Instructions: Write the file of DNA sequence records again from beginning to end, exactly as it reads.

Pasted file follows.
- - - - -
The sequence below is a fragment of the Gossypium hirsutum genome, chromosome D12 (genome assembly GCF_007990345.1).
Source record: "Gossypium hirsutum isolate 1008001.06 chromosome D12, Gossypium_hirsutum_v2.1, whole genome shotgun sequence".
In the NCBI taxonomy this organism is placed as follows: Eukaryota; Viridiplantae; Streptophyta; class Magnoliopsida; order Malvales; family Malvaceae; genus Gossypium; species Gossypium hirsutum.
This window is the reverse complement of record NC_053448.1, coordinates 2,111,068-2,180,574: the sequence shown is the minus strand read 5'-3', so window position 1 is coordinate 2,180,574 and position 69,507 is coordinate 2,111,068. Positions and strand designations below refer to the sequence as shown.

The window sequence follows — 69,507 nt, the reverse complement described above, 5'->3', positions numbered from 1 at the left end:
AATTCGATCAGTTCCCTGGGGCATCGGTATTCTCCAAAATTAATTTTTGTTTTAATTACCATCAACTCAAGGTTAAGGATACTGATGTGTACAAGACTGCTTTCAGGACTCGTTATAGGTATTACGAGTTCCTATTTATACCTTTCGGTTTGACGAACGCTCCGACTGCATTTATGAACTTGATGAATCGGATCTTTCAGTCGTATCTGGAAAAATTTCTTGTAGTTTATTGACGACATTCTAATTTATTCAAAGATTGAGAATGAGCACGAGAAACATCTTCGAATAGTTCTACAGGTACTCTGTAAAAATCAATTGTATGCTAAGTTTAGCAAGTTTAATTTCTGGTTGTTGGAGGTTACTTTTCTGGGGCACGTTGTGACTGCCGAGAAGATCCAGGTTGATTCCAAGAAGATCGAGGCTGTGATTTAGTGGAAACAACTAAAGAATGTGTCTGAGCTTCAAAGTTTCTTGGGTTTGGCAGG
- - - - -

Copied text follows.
The sequence below is a fragment of the Gossypium hirsutum genome, chromosome D12 (genome assembly GCF_007990345.1).
Source record: "Gossypium hirsutum isolate 1008001.06 chromosome D12, Gossypium_hirsutum_v2.1, whole genome shotgun sequence".
In the NCBI taxonomy this organism is placed as follows: Eukaryota; Viridiplantae; Streptophyta; class Magnoliopsida; order Malvales; family Malvaceae; genus Gossypium; species Gossypium hirsutum.
This window is the reverse complement of record NC_053448.1, coordinates 2,111,068-2,180,574: the sequence shown is the minus strand read 5'-3', so window position 1 is coordinate 2,180,574 and position 69,507 is coordinate 2,111,068. Positions and strand designations below refer to the sequence as shown.

The window sequence follows — 69,507 nt, the reverse complement described above, 5'->3', positions numbered from 1 at the left end:
AATTCGATCAGTTCCCTGGGGCATCGGTATTCTCCAAAATTAATTTTTGTTTTAATTACCATCAACTCAAGGTTAAGGATACTGATGTGTACAAGACTGCTTTCAGGACTCGTTATAGGTATTACGAGTTCCTATTTATACCTTTCGGTTTGACGAACGCTCCGACTGCATTTATGAACTTGATGAATCGGATCTTTCAGTCGTATCTGGAAAAATTTCTTGTAGTTTATTGACGACATTCTAATTTATTCAAAGATTGAGAATGAGCACGAGAAACATCTTCGAATAGTTCTACAGGTACTCTGTAAAAATCAATTGTATGCTAAGTTTAGCAAGTTTAATTTCTGGTTGTTGGAGGTTACTTTTCTGGGGCACGTTGTGACTGCCGAGAAGATCCAGGTTGATTCCAAGAAGATCGAGGCTGTGATTTAGTGGAAACAACTAAAGAATGTGTCTGAGCTTCAAAGTTTCTTGGGTTTGGCAGG